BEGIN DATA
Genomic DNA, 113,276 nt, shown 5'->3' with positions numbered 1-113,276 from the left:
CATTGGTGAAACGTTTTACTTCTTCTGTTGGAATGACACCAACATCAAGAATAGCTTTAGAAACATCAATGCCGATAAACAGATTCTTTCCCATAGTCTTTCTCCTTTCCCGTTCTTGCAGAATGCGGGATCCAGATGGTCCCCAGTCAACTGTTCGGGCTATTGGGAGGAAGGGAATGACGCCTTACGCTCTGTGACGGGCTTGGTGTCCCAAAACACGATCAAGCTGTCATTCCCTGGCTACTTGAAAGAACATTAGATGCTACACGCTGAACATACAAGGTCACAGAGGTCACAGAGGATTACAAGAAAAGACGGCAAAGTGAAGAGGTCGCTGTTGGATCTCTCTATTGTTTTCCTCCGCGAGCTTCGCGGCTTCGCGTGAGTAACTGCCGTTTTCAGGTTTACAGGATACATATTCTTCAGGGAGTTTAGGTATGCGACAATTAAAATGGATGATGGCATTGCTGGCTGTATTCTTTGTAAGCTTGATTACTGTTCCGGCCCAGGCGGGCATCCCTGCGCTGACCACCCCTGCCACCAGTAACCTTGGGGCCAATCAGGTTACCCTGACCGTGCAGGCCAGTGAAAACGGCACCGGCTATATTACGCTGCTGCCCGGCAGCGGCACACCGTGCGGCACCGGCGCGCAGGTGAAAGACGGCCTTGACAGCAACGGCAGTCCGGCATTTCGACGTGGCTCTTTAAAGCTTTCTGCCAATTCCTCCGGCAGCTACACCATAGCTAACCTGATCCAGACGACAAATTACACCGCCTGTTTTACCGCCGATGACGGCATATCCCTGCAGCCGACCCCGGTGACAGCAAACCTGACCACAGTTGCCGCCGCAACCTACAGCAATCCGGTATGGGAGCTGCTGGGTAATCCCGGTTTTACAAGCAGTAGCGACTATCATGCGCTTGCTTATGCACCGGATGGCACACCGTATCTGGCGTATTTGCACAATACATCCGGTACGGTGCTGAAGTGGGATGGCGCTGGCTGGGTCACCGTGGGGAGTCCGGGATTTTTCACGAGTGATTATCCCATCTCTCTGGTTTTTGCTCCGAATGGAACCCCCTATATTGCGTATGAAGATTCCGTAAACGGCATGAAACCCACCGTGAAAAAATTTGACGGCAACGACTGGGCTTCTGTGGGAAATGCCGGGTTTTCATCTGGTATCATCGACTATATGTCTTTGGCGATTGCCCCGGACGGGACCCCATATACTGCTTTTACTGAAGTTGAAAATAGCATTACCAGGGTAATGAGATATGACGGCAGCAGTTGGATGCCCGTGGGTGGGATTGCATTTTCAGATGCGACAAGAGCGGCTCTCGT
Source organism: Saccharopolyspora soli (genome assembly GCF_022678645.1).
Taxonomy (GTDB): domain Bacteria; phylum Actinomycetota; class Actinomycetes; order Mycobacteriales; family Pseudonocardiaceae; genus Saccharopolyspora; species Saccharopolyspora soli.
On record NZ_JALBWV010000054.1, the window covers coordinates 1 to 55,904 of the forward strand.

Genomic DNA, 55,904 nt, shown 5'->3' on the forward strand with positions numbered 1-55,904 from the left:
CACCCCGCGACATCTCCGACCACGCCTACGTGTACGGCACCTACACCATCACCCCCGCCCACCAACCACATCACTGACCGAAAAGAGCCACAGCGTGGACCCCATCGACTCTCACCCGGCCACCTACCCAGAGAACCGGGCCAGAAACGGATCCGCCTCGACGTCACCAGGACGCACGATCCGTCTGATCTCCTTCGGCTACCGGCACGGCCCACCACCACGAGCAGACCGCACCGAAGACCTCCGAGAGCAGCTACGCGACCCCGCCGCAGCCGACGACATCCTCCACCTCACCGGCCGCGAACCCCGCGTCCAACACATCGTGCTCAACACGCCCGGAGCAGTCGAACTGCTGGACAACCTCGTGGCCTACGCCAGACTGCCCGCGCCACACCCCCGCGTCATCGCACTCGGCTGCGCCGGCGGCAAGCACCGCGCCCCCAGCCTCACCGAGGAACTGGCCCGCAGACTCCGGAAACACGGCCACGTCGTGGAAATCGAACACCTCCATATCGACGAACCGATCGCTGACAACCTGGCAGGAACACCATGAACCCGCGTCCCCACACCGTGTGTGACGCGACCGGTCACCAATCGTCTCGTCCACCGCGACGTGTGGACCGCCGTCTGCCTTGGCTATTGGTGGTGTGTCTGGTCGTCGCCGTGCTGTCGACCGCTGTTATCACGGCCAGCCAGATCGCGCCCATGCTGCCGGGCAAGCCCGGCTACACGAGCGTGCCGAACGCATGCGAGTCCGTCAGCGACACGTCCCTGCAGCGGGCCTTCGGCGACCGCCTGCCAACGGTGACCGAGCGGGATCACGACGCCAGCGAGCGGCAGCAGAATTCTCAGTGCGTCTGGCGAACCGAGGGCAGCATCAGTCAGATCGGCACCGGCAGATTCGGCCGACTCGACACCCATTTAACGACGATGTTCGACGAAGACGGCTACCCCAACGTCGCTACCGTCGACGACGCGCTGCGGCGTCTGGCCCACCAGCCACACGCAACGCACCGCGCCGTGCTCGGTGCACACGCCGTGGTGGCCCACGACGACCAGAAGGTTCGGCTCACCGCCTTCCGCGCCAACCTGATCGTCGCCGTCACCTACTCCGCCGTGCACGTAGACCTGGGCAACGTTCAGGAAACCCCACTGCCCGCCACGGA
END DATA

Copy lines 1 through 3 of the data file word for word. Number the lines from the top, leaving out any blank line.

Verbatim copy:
Genomic DNA, 113,276 nt, shown 5'->3' with positions numbered 1-113,276 from the left:
CATTGGTGAAACGTTTTACTTCTTCTGTTGGAATGACACCAACATCAAGAATAGCTTTAGAAACATCAATGCCGATAAACAGATTCTTTCCCATAGTCTTTCTCCTTTCCCGTTCTTGCAGAATGCGGGATCCAGATGGTCCCCAGTCAACTGTTCGGGCTATTGGGAGGAAGGGAATGACGCCTTACGCTCTGTGACGGGCTTGGTGTCCCAAAACACGATCAAGCTGTCATTCCCTGGCTACTTGAAAGAACATTAGATGCTACACGCTGAACATACAAGGTCACAGAGGTCACAGAGGATTACAAGAAAAGACGGCAAAGTGAAGAGGTCGCTGTTGGATCTCTCTATTGTTTTCCTCCGCGAGCTTCGCGGCTTCGCGTGAGTAACTGCCGTTTTCAGGTTTACAGGATACATATTCTTCAGGGAGTTTAGGTATGCGACAATTAAAATGGATGATGGCATTGCTGGCTGTATTCTTTGTAAGCTTGATTACTGTTCCGGCCCAGGCGGGCATCCCTGCGCTGACCACCCCTGCCACCAGTAACCTTGGGGCCAATCAGGTTACCCTGACCGTGCAGGCCAGTGAAAACGGCACCGGCTATATTACGCTGCTGCCCGGCAGCGGCACACCGTGCGGCACCGGCGCGCAGGTGAAAGACGGCCTTGACAGCAACGGCAGTCCGGCATTTCGACGTGGCTCTTTAAAGCTTTCTGCCAATTCCTCCGGCAGCTACACCATAGCTAACCTGATCCAGACGACAAATTACACCGCCTGTTTTACCGCCGATGACGGCATATCCCTGCAGCCGACCCCGGTGACAGCAAACCTGACCACAGTTGCCGCCGCAACCTACAGCAATCCGGTATGGGAGCTGCTGGGTAATCCCGGTTTTACAAGCAGTAGCGACTATCATGCGCTTGCTTATGCACCGGATGGCACACCGTATCTGGCGTATTTGCACAATACATCCGGTACGGTGCTGAAGTGGGATGGCGCTGGCTGGGTCACCGTGGGGAGTCCGGGATTTTTCACGAGTGATTATCCCATCTCTCTGGTTTTTGCTCCGAATGGAACCCCCTATATTGCGTATGAAGATTCCGTAAACGGCATGAAACCCACCGTGAAAAAATTTGACGGCAACGACTGGGCTTCTGTGGGAAATGCCGGGTTTTCATCTGGTATCATCGACTATATGTCTTTGGCGATTGCCCCGGACGGGACCCCATATACTGCTTTTACTGAAGTTGAAAATAGCATTACCAGGGTAATGAGATATGACGGCAGCAGTTGGATGCCCGTGGGTGGGATTGCATTTTCAGATGCGACAAGAGCGGCTCTCGT
Source organism: Saccharopolyspora soli (genome assembly GCF_022678645.1).